In recent years, weather patterns around the world have grown fiercer than ever. Blizzards paralyze daily life across large areas of the nation, while intense heat waves and enduring droughts cripple food production in the West. Huge storms threaten to sweep away coastal communities. These, and other symptoms of climate disruption, have led to growing recognition that something must be done.
Yet few know what to do about climate change. Even some who do know don’t act for fear of the consequences of weaning humanity off of fossil fuels. Politicians and vested interests have bombarded the public with the myth that slowing or halting climate change will lead to devastating effects on people, jobs, and nation’s economies.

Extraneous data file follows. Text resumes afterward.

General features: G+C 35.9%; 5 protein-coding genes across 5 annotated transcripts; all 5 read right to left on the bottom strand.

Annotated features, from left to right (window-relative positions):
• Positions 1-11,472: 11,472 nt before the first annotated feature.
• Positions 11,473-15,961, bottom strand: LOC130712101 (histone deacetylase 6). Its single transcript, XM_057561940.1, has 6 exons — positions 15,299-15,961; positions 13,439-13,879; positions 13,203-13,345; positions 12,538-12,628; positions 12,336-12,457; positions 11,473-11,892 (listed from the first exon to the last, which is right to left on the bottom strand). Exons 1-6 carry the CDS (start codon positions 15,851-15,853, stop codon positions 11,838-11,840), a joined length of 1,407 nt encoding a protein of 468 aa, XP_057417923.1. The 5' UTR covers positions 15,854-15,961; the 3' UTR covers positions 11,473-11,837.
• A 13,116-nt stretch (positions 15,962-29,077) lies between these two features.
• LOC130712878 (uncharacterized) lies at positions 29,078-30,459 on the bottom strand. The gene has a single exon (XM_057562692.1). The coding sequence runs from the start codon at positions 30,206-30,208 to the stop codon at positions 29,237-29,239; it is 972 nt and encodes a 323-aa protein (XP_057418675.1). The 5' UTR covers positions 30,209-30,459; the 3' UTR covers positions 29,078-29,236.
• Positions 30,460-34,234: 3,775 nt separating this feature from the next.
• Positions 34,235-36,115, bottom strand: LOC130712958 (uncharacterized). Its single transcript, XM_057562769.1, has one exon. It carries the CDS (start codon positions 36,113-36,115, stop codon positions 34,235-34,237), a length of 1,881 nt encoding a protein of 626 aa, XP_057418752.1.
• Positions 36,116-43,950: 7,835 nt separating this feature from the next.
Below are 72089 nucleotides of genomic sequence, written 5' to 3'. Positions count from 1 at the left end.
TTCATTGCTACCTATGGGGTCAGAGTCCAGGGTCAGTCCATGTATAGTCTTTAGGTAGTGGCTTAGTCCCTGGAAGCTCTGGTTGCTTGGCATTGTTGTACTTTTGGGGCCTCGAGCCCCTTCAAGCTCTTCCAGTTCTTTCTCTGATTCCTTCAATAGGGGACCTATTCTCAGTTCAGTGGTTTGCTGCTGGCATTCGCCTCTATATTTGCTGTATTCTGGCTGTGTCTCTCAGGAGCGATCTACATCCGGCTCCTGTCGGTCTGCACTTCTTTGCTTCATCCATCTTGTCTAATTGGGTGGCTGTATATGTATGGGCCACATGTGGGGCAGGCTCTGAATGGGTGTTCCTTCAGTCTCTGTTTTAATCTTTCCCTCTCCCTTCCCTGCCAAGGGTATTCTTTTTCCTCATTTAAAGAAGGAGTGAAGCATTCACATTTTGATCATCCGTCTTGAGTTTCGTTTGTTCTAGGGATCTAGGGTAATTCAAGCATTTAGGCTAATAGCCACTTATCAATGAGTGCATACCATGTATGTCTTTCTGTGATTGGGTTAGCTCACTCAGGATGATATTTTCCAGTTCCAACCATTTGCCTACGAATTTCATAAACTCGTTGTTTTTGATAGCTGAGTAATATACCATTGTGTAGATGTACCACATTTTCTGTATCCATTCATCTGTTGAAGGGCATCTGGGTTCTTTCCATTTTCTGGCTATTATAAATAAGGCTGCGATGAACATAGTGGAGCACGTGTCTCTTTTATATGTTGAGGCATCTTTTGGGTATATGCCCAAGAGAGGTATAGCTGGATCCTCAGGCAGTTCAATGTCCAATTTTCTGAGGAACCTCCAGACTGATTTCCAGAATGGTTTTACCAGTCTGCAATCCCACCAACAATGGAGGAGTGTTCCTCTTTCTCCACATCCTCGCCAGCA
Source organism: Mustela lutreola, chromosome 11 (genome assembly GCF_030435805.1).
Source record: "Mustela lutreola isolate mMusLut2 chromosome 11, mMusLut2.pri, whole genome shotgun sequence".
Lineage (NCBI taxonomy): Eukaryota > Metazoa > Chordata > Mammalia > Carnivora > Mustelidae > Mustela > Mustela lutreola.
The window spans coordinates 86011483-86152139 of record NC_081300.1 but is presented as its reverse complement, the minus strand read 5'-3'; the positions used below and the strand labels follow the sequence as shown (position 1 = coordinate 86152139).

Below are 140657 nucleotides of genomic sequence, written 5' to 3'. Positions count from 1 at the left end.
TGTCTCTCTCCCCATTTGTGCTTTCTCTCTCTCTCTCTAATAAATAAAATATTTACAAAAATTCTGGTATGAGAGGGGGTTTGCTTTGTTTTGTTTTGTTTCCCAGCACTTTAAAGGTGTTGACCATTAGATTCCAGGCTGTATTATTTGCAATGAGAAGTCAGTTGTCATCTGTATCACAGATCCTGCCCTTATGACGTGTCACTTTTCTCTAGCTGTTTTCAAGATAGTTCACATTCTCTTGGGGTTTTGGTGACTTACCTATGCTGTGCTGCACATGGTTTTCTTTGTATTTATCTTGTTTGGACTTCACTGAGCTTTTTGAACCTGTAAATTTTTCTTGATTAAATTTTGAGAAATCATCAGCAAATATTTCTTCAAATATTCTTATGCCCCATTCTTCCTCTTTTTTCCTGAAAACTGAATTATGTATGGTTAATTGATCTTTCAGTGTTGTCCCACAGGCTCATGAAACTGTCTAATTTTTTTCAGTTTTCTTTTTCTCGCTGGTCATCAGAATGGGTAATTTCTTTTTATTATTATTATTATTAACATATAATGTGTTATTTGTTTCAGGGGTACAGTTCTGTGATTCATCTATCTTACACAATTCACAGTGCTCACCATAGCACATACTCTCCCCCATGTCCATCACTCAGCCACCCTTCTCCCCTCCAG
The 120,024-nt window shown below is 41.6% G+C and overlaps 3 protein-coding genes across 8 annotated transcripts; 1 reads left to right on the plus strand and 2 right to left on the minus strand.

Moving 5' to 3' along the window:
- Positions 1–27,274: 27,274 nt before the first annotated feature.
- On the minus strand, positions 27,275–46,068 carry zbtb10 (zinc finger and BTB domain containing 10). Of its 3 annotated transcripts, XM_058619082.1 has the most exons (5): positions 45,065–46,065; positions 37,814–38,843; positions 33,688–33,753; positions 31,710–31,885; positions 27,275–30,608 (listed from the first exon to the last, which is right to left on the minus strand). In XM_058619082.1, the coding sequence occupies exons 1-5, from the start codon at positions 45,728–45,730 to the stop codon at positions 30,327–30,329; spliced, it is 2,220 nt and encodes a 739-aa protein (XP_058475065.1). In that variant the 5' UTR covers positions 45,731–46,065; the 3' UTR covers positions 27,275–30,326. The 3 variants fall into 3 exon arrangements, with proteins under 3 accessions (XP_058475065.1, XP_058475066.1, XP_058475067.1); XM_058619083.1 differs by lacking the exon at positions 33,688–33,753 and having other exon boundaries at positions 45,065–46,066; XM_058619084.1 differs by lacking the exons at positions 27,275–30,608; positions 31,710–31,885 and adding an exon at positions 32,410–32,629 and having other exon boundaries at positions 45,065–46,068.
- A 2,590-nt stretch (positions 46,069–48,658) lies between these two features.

It’s time to bust that myth.
In 2006, I co-taught a graduate-level journalism coursewith writer Sandy Tolan called ‘Early Signs’. The class produced a series of nine stories that reported on how people were experiencing the first signs of impacts of climate change around the world. The series appeared on Salon and aired on NPR’s Living on Earth over nine weeks, and the entire project won a George Polk award in investigative journalism.Read more